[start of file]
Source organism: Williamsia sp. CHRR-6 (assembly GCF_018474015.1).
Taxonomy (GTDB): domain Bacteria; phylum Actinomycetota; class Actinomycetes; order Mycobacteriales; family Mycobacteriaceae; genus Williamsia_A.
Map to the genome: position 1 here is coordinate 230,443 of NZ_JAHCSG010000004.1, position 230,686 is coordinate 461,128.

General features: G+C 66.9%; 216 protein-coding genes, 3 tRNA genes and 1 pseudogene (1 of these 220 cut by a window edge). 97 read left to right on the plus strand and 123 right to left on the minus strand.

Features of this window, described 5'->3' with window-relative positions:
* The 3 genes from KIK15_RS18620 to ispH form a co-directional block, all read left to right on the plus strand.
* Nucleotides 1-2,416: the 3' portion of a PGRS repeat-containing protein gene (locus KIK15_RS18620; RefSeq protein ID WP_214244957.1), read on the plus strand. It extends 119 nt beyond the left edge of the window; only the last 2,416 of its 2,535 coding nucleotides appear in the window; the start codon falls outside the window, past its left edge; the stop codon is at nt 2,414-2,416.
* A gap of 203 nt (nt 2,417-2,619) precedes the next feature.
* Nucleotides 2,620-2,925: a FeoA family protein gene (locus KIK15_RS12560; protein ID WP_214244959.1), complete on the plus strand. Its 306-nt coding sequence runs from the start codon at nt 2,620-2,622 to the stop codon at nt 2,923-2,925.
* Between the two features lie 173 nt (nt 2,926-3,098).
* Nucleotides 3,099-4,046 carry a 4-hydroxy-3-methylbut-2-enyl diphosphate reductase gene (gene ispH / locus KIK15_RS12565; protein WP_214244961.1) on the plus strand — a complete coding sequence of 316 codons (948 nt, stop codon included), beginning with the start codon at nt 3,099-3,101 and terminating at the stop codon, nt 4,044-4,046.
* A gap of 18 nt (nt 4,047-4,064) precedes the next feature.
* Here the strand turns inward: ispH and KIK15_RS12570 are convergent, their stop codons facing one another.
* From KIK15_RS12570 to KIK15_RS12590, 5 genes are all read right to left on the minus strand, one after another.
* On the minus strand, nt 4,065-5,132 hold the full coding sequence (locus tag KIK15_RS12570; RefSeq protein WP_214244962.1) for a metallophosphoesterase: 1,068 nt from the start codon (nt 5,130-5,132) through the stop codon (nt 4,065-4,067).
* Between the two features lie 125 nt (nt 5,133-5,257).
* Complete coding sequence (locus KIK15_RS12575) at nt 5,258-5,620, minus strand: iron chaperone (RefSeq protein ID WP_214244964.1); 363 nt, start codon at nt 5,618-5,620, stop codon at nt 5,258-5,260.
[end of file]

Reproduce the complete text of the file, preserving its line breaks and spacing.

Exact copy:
Source organism: Williamsia sp. CHRR-6 (assembly GCF_018474015.1).
Taxonomy (GTDB): domain Bacteria; phylum Actinomycetota; class Actinomycetes; order Mycobacteriales; family Mycobacteriaceae; genus Williamsia_A.
Map to the genome: position 1 here is coordinate 230,443 of NZ_JAHCSG010000004.1, position 230,686 is coordinate 461,128.

General features: G+C 66.9%; 216 protein-coding genes, 3 tRNA genes and 1 pseudogene (1 of these 220 cut by a window edge). 97 read left to right on the plus strand and 123 right to left on the minus strand.

Features of this window, described 5'->3' with window-relative positions:
* The 3 genes from KIK15_RS18620 to ispH form a co-directional block, all read left to right on the plus strand.
* Nucleotides 1-2,416: the 3' portion of a PGRS repeat-containing protein gene (locus KIK15_RS18620; RefSeq protein ID WP_214244957.1), read on the plus strand. It extends 119 nt beyond the left edge of the window; only the last 2,416 of its 2,535 coding nucleotides appear in the window; the start codon falls outside the window, past its left edge; the stop codon is at nt 2,414-2,416.
* A gap of 203 nt (nt 2,417-2,619) precedes the next feature.
* Nucleotides 2,620-2,925: a FeoA family protein gene (locus KIK15_RS12560; protein ID WP_214244959.1), complete on the plus strand. Its 306-nt coding sequence runs from the start codon at nt 2,620-2,622 to the stop codon at nt 2,923-2,925.
* Between the two features lie 173 nt (nt 2,926-3,098).
* Nucleotides 3,099-4,046 carry a 4-hydroxy-3-methylbut-2-enyl diphosphate reductase gene (gene ispH / locus KIK15_RS12565; protein WP_214244961.1) on the plus strand — a complete coding sequence of 316 codons (948 nt, stop codon included), beginning with the start codon at nt 3,099-3,101 and terminating at the stop codon, nt 4,044-4,046.
* A gap of 18 nt (nt 4,047-4,064) precedes the next feature.
* Here the strand turns inward: ispH and KIK15_RS12570 are convergent, their stop codons facing one another.
* From KIK15_RS12570 to KIK15_RS12590, 5 genes are all read right to left on the minus strand, one after another.
* On the minus strand, nt 4,065-5,132 hold the full coding sequence (locus tag KIK15_RS12570; RefSeq protein WP_214244962.1) for a metallophosphoesterase: 1,068 nt from the start codon (nt 5,130-5,132) through the stop codon (nt 4,065-4,067).
* Between the two features lie 125 nt (nt 5,133-5,257).
* Complete coding sequence (locus KIK15_RS12575) at nt 5,258-5,620, minus strand: iron chaperone (RefSeq protein ID WP_214244964.1); 363 nt, start codon at nt 5,618-5,620, stop codon at nt 5,258-5,260.